#blowbeforeyougo #umbrellabreath #balanceisthenewstrength
Breathing is a function of your autonomic nervous system – this means that you don’t have to think about breathing, because your body does it automatically. Our brains are super amazing things, they use special receptors to check how much oxygen, carbon dioxide, hydrogen and much more to then send the message to our diaphragm to tell to either increase or decrease your rate and depth of breathing. For example, when you go for a run your body needs more oxygen to send to your muscles that are working, so your brain sends the message to your diaphragm to take bigger, more frequent breaths. So, the good news is that as long as these functions in your body are working, you will continue to breathe, however, there is a special way we can breathe that promotes balance of the muscles involved in breathing and optimise the action of the diaphragm to use our pressure system as efficiently as possible.
As I’ve said in class, your tummy is a pressure system – I want everybody to take a big breath in, and then try and take a breath on top of that, and a breath on top of that. You should notice that it gets harder as you try and take another breath, this is because there is only so much pressure our tummy can manage to hold. When you take that breath in, your diaphragm descends, your organs descend and your pelvic floor descends due to that pressure. When you breathe out, the opposite happens. Your diaphragm recoils and comes back up, your organs come up and your pelvic floor comes back up as well (you may notice your tummy returns to a flatter position as well).
Under normal circumstances this type of breathing may be enough to keep your system happy, but when you put your body under stress by exercising, or even doing things throughout your day such as lifting kids or taking the washing out to the line, you may start to feel that niggling pain or old injury starting to play up. This is more often than not because of breath holding. Keep thinking about your tummy as that pressure system, when it is already full of pressure from taking a breath in, and you then hold your breath by doing something strenuous, something has got to give, and you’ve guessed it – it’s that old netball injury from 10 years ago or that back pain that’s continuing to flare up every time you have the grandkids. You may also find you leak urine while doing something difficult, an issue we often put down to a weak pelvic floor, however if we can optimise our alignment and breathing, it may be enough to stop the flow and keep you dry.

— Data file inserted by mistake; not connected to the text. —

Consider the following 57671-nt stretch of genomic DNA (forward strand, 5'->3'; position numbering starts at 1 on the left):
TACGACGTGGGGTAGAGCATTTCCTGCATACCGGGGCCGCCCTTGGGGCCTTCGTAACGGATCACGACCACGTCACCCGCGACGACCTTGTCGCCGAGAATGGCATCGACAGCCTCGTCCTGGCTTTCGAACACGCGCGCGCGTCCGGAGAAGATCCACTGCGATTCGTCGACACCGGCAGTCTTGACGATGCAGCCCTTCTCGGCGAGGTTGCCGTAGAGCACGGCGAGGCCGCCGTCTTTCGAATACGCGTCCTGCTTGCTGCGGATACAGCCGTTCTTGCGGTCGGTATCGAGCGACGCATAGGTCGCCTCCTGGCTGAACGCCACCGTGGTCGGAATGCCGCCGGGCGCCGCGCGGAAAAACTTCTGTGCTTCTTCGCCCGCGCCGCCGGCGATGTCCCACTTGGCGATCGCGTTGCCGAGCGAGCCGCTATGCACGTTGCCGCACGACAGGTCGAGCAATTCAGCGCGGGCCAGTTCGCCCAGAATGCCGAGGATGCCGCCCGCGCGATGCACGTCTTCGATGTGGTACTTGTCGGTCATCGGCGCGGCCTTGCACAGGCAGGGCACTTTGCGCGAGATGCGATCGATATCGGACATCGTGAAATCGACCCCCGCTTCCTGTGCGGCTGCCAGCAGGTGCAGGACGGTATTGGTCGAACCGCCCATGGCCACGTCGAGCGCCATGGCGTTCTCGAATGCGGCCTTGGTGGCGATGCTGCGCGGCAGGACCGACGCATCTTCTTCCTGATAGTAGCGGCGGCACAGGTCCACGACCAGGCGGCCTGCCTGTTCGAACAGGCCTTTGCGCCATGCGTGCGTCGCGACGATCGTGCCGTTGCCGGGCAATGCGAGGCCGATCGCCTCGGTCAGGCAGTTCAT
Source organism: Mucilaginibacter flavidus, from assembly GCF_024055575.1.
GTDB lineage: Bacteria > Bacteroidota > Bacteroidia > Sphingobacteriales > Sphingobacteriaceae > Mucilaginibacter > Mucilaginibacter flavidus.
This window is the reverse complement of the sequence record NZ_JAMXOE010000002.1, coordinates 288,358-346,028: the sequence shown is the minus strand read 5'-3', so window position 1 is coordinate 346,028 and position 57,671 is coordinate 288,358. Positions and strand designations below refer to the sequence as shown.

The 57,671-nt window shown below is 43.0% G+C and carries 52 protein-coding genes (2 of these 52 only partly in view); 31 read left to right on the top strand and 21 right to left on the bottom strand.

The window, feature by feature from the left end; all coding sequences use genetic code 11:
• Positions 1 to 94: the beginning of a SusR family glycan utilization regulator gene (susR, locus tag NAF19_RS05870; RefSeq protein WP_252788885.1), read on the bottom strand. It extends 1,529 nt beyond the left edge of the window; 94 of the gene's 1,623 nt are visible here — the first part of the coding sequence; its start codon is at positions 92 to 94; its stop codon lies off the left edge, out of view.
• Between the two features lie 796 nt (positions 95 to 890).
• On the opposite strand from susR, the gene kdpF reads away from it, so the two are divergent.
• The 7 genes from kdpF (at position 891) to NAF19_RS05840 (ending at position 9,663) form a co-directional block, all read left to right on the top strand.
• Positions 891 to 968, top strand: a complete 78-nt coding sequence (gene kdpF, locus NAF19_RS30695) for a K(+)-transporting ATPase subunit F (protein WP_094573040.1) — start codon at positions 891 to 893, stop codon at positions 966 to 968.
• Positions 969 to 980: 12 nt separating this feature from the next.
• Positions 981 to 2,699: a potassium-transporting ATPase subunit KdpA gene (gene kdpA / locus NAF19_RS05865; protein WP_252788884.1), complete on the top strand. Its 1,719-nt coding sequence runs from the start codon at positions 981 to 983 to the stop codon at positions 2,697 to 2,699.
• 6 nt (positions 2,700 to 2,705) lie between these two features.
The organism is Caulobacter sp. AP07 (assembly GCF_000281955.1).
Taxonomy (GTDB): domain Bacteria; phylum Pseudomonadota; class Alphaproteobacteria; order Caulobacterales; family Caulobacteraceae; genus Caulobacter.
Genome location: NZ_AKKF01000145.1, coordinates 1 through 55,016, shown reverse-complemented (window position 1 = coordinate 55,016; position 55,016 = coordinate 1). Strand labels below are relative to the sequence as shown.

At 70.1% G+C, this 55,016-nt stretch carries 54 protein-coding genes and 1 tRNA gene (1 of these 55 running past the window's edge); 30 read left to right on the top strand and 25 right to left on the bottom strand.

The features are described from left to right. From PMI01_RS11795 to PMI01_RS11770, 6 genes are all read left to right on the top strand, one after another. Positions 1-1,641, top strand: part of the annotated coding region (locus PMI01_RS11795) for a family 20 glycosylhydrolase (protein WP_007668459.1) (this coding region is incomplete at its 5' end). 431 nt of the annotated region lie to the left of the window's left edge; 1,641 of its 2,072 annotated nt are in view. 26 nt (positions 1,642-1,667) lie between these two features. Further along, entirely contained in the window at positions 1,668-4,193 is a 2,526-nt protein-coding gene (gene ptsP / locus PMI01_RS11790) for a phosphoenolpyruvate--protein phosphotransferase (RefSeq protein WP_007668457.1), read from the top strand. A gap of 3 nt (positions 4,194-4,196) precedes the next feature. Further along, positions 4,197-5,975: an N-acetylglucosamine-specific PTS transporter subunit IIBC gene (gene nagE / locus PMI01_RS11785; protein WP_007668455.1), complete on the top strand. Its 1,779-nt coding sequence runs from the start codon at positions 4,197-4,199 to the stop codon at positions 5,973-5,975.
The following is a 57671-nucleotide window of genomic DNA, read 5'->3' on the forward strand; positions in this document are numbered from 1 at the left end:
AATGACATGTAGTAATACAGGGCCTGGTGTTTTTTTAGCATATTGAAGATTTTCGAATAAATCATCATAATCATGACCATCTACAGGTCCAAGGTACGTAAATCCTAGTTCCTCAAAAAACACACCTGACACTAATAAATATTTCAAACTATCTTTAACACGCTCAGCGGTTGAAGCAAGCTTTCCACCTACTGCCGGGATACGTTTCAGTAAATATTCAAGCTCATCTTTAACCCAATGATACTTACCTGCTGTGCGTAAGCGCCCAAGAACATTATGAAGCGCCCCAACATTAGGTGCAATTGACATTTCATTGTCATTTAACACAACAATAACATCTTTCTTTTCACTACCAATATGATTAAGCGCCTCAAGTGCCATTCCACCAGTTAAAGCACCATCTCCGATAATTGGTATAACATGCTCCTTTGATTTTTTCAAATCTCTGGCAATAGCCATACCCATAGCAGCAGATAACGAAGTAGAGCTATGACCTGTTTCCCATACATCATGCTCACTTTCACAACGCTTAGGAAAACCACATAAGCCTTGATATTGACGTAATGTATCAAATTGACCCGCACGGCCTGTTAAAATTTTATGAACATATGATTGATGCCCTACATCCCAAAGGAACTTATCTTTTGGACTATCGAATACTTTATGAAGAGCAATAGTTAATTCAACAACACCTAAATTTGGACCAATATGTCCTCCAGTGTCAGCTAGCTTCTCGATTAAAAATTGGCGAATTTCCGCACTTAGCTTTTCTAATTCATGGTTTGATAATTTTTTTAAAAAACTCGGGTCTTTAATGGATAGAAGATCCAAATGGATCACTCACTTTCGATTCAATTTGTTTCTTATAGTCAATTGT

And this brings me to our Umbrella breaths, or Umbrella breathing – have a watch of this quick 2-minute video
If you think about the action of an umbrella, how it comes from a closed position and then opens out at every angle, in every direction THAT is how we want you to breathe – now practice, take a big breath in and try and push your ribcage out at every angle, forwards, backwards and side to side. This kind of inhalation creates space; it can help to balance that pressure from the air you’ve taken in so your muscles work as a team which is a very powerful thing. A proper umbrella breath also has another special power – CALM. All that time in class I’m telling you to breathe through that tight stretch or sore spot with the spiky ball it’s because an optimised inhale will wake up your parasympathetic nervous system – our calming system (opposite to our fight or flight response), and how cool is that.
So when you start to think about your homework for this week, I want you to think about balance as being the key to a new kind of strength, think about how you can optimise your system not only while exercising but while doing all the things you do day to day in your busy life.
See you in class!